I have been listening to Andrew Bernstein’s The Myth of Stress while driving lately. It’s a four-year-old book that makes the case that stress is an unintended consequence of humanity’s unique penchant for abstract thinking. According to Bernstein, external factors do not cause stress — our thoughts about those external factors do. Therefore, the title is a misnomer: stress is real (or, at least, the manifestation of it), but the cause is in our heads.
I started listening to this book, conveniently enough, while stuck in an hour’s worth of traffic. Bernstein actually uses traffic as his first example of a common so-called source of stress and walks the reader through an activity designed to bring the mind of the person under stress back toward reality and away from statements like “there should not be this much traffic.” This is not done through meditation or passive acceptance, which is what I suspected, but through a written brainstorm on the likely causes of the traffic — overpopulation, not enough highways, poor urban planning, etc. — with the end result being a formulation such as “in reality there should be this much traffic at this time because ___”
It sounds robotic, and he explains and defends the structure ad nauseum in anticipation of the reader’s reluctance to use it. He insists that it is not about submitting to unfortunate circumstances but coping with them by minimizing the “counter-factual thoughts” about those circumstances that produce stress. He adds that negative thinking is not necessary for change.
This last part is where I start to take exception. I have read plenty about “counter-factual” or ’emotional’ thinking in the past, and there is nothing novel in questioning the consequences of submitting to the ‘ego’ — ask any Buddhist or the numerous Westerners who have adopted Eastern philosophy, repackaged it, and brought it to bookshelves in Europe and the United States (Eckhart Tolle is who comes to mind in particular, but there are also the Hare Krishnas and others). Although Bernstein should cite the sources of his inspiration and not pretend that his “Activinsight” methodology is based solely on a cursory understanding of neuroscience and his own powers of observation, a bigger concern is the way in which his own counter-factual statement upholds the status quo.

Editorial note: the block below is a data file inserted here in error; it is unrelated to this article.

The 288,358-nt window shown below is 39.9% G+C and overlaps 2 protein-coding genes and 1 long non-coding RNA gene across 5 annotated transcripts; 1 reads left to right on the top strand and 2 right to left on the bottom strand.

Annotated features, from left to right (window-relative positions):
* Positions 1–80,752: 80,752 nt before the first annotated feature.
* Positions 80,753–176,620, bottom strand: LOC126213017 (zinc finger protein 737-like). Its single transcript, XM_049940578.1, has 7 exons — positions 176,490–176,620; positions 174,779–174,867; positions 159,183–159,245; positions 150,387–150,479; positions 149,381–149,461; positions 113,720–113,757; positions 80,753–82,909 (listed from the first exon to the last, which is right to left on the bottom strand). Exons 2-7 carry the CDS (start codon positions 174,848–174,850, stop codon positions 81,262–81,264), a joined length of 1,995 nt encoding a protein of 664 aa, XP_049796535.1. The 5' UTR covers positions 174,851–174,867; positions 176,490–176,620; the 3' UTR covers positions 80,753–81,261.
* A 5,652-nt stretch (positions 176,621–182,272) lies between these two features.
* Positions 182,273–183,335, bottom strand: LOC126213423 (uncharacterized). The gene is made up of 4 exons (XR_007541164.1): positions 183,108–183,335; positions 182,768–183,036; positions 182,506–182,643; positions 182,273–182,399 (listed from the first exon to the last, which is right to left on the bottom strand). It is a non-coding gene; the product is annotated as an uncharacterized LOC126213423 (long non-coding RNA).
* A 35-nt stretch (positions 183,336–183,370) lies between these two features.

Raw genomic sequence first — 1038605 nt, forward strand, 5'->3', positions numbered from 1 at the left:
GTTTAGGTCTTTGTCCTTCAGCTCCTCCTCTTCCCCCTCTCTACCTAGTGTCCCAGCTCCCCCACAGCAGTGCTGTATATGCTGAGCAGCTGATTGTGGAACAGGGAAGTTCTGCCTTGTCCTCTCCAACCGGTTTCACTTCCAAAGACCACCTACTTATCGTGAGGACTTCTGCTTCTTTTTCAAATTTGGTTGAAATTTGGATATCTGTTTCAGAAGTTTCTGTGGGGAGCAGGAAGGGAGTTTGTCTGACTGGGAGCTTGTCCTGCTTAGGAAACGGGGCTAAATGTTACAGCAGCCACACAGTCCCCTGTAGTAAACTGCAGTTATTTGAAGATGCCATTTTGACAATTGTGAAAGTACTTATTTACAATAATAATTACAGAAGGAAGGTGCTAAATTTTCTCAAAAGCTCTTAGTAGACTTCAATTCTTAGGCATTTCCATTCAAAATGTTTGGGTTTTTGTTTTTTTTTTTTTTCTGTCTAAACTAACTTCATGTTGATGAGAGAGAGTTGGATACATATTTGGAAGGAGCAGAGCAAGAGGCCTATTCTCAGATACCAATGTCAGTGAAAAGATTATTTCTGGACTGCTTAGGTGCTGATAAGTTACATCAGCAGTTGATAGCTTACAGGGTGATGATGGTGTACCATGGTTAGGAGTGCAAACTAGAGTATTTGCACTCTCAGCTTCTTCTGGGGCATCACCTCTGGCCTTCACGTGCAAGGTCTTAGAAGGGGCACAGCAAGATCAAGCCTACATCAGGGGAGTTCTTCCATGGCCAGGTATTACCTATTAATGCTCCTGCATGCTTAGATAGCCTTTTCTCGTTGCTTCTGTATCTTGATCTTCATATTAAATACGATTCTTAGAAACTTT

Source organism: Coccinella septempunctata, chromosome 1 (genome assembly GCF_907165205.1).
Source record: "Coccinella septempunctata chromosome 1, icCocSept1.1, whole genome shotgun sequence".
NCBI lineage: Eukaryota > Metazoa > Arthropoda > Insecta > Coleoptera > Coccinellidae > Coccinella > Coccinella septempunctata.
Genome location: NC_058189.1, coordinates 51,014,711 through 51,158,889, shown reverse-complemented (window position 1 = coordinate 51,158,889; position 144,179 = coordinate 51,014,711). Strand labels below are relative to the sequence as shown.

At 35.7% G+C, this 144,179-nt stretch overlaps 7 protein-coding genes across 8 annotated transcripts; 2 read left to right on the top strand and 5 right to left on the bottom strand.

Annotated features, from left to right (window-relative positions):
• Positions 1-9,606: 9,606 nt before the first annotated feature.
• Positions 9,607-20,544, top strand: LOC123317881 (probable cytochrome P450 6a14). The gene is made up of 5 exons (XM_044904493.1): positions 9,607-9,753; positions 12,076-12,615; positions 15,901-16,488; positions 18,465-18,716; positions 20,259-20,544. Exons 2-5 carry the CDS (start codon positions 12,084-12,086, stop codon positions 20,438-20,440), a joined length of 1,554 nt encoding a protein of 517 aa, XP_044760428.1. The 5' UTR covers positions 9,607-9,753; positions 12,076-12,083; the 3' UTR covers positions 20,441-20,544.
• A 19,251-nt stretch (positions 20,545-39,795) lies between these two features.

While it is self-evident that some change can occur without will or intention, Bernstein’s assertion that all negative thinking or stress is irrelevant to effecting change is a dubious one. I cannot contemplate a stress-free revolutionary. Those who wake up happy and calm every morning do not go on to overthrow a government or fight the power in any real way. Their own writing reflects this. Gandhi may seem like an exception to this, but his autobiography reveals a man who struggled to accept everything from the sanitation practices of late nineteenth century India to marital sexual relations. As further evidence that negativity is not always counterproductive, there are studies showing that too much happiness produces negative consequences and, ultimately, unhappiness because people who reach a certain level of happiness do not make enough effort to change anything in their own lives. In other words, Mr. X could use Bernstein’s methodology to take away the stress of living in an abusive household, but perhaps if he stressed over it instead, he would reach a breaking point, move out of that abusive household, and be much happier as a result — whether he continued to allow stress to win him over or not.
This is not to argue that Bernstein should be discounted entirely. His approach actually helped me deal with traffic better in the moment and realize the futility of pounding the dashboard. Nonetheless, as he points out himself, stress is the brain’s response to danger going back to our prehistoric past and was/is necessary to our survival in certain contexts. It may not be necessary to our survival to pound the dashboard or curse at other drivers while caught in a traffic jam, but it will ultimately be necessary to our survival, given our dwindling resources, to fight for a transportation system that is better for the environment, less individualistic, safer, and more efficient. In this sense, some stress is good.